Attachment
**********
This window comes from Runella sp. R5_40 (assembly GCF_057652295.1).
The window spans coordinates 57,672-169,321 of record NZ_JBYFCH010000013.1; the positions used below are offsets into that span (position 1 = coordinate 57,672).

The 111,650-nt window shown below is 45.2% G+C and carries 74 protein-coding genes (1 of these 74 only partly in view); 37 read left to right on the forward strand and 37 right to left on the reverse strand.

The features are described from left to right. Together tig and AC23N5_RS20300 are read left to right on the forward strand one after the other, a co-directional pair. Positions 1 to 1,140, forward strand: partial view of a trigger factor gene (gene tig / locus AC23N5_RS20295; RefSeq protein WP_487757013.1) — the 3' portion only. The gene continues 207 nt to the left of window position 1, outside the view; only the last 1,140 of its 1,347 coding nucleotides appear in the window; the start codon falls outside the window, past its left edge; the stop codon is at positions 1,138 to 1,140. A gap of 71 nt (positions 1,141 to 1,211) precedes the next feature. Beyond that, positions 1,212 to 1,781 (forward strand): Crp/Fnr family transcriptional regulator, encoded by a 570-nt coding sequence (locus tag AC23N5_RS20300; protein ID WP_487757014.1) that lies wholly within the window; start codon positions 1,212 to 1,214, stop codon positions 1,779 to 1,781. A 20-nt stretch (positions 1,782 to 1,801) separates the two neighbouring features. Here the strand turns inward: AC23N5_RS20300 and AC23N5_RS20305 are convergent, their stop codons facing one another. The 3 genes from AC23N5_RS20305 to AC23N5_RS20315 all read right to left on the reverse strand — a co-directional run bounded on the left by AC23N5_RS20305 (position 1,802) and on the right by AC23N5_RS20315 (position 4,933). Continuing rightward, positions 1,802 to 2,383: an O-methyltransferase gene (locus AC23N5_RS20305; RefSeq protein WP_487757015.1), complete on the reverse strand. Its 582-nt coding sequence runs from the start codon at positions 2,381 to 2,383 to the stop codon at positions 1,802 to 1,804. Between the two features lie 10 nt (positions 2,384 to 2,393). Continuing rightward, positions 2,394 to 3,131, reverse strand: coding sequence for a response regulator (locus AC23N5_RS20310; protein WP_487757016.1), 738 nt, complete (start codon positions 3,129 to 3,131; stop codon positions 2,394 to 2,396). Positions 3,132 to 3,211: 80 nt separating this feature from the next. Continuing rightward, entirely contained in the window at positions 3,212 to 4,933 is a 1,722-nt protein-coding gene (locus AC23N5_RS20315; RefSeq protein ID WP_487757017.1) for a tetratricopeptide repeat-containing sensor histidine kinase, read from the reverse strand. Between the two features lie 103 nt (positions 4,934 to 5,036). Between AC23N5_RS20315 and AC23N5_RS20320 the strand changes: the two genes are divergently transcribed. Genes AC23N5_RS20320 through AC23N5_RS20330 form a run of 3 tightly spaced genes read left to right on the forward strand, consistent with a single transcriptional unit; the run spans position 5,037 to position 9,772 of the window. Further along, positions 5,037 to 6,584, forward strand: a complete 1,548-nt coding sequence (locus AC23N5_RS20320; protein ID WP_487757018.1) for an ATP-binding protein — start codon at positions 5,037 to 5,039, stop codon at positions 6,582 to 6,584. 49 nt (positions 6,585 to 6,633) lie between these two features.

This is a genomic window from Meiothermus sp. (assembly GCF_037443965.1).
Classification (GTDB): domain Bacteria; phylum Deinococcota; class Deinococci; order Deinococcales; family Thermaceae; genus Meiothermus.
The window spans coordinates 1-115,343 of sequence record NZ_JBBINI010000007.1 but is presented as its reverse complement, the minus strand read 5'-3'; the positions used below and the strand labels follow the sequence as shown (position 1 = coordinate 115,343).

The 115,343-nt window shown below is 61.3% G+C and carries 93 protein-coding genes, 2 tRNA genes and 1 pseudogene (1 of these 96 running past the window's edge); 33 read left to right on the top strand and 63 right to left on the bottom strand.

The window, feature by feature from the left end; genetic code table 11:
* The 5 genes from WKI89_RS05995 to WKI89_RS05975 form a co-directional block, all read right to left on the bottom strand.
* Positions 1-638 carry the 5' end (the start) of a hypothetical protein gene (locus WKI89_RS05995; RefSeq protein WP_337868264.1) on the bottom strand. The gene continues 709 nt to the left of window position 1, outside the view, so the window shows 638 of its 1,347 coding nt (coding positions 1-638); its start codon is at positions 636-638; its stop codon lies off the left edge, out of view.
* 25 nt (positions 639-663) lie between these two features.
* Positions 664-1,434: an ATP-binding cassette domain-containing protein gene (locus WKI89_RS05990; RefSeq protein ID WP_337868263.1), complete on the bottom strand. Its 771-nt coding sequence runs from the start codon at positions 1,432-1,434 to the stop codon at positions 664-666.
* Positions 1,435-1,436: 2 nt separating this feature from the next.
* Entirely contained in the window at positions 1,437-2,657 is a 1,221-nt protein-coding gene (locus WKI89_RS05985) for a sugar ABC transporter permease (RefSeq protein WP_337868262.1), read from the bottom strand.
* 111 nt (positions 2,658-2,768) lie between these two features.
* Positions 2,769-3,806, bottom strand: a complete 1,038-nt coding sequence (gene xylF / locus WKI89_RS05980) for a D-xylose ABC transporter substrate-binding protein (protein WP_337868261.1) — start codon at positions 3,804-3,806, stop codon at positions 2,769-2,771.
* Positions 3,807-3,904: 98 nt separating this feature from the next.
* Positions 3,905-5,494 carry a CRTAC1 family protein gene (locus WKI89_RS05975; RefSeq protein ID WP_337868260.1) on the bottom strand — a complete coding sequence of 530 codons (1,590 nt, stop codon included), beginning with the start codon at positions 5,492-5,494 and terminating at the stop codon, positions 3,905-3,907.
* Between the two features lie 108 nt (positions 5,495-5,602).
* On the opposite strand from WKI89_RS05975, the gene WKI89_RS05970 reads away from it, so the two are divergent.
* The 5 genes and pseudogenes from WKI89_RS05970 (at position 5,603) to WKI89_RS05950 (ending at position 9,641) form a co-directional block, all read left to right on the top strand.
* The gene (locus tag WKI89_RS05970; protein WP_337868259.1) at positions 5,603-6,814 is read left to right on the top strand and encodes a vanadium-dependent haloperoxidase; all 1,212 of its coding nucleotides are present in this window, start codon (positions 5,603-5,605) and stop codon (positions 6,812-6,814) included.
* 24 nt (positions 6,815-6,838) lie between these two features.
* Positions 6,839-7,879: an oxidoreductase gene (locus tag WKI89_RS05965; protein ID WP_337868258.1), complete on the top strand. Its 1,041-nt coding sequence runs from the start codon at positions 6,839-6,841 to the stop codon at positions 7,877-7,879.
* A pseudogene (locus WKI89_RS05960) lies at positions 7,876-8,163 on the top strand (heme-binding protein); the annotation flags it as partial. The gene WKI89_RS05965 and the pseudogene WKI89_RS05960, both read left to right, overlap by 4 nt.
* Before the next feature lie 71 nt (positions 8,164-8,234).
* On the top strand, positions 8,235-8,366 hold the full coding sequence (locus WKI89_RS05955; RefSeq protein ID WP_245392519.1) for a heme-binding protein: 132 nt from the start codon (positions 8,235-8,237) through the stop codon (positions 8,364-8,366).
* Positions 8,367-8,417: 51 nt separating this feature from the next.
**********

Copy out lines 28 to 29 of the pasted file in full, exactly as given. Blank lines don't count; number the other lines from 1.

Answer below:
* On the top strand, positions 8,235-8,366 hold the full coding sequence (locus WKI89_RS05955; RefSeq protein ID WP_245392519.1) for a heme-binding protein: 132 nt from the start codon (positions 8,235-8,237) through the stop codon (positions 8,364-8,366).
* Positions 8,367-8,417: 51 nt separating this feature from the next.